“You have something to prove in every fight, but this time I had a full camp and was ready and prepared,” Latifi said. “I knew I was going to perform at another level from my first fight. Cyrille Diabate is a fantastic fighter with a lot of experience. I knew I had to do my level best.”
Where his win over the French striker allowed him to get his feet planted on the light heavyweight roster, Latifi was eager to get back to work inside the Octagon. He was slated to face gritty veteran Tom Lawlor at UFC Fight Night Dublin this Saturday night, but once again the ever-changing ride that is MMA took another sharp turn as Lawlor was forced to withdraw, and a new opponent was slated in his place.
That said, changes in the pre-fight realm are something Latifi has come to expect, and he will square off with promotional newcomer Chris Dempsey when the UFC visits the O2 Arena on Saturday.
He may be facing a different opponent, but Latifi is confident he will still emerge victorious in the matchup.
“My new opponent Dempsey seems to be a wrestler, same as me, but I believe my stand-up is better. I just need to show my stand-up fighting a little bit more,” Latifi said. “This is my third fight in the UFC and each time gives you more and more experience. You know the rituals of how the event works. But I am still loving the moment each time when I walk out to the cage. That is a feeling you can never get used to.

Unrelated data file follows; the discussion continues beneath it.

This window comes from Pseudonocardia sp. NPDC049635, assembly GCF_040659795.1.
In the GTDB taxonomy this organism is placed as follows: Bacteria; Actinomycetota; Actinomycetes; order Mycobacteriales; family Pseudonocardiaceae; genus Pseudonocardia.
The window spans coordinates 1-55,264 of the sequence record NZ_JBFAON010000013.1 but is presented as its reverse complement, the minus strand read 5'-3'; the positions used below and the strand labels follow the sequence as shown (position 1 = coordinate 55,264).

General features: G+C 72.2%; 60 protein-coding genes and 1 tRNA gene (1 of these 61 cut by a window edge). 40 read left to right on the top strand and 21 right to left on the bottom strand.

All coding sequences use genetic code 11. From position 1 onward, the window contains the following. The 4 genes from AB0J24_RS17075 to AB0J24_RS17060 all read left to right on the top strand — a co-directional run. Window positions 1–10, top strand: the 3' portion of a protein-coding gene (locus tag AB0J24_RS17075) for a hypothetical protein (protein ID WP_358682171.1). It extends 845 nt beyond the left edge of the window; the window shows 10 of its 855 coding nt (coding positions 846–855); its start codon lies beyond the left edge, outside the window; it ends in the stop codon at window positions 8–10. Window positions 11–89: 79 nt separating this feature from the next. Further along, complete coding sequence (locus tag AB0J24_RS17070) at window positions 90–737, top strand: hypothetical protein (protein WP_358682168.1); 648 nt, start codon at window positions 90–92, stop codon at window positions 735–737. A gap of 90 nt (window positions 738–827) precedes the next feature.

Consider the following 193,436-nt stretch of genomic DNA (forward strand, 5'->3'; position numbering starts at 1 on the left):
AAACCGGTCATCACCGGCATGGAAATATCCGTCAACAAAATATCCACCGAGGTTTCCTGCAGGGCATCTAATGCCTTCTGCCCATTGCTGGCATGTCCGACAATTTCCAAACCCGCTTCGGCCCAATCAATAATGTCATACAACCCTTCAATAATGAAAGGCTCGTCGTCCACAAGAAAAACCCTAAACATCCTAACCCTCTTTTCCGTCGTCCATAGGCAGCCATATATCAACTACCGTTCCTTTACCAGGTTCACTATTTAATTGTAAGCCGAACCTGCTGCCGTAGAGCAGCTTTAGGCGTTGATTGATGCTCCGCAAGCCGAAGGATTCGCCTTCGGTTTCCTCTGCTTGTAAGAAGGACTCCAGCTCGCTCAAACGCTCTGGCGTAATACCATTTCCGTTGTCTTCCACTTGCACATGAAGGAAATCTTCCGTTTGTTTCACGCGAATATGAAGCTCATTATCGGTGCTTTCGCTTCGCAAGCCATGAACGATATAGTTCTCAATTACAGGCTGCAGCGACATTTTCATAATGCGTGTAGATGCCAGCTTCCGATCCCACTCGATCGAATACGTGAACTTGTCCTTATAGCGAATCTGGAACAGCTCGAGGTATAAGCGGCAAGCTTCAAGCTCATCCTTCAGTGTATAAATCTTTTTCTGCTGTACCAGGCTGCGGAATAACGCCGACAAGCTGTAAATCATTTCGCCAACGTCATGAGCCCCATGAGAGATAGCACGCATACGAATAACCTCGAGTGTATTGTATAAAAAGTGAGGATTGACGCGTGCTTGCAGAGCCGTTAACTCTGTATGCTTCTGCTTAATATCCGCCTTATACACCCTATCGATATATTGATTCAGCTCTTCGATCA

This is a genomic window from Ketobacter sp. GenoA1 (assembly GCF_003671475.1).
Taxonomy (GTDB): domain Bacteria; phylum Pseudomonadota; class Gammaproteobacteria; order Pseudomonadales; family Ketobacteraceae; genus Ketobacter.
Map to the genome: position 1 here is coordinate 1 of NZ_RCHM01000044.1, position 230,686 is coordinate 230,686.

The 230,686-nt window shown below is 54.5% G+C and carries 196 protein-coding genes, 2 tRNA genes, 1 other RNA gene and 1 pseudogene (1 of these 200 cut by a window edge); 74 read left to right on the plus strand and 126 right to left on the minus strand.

“The fans will see an Ilir that will do anything to get the win. Hopefully I will be able to show the fans my knockout power as well. I have been looking forward to this fight and I believe the Irish fans are as passionate as the Swedish fans, so it will be amazing to fight there.”
With his upcoming bout against Dempsey in Dublin, Latifi will be looking to take another step deeper into the ranks of one of the UFC’s most competitive divisions. The 205-pound weight class has been regarded as the organization’s “crown jewel” collection going back to the days of Chuck Liddell, and has only risen in prominence with the dominant reign of current champion Jon “Bones” Jones.
Nevertheless, Latifi believes he’s uniquely equipped to handle to the massive workload on the road ahead. He trains on a daily basis with former title challenger and current No. 1 contender Alexander Gustafsson, who came closer than any man has come to dethroning the 27-year-old pound-for-pound great when they locked up at UFC 165 last September. Grinding in the gym with Gustafsson has brought Latifi to a place where he knows he’s capable of hanging with the best, and he’s looking forward to proving it as he continues to climb the light heavyweight ranks.
“It is a tough division,” Latifi said. “I know you have to go over the limit to become a top five fighter in that division. I train with Alexander Gustafsson every day and he is amazing and that helps me a lot in my training to have someone at a world-class level in my weight class to spar with. I do feel I belong at the top of that division though, and I will prove it to the fans watching my fight in Dublin.”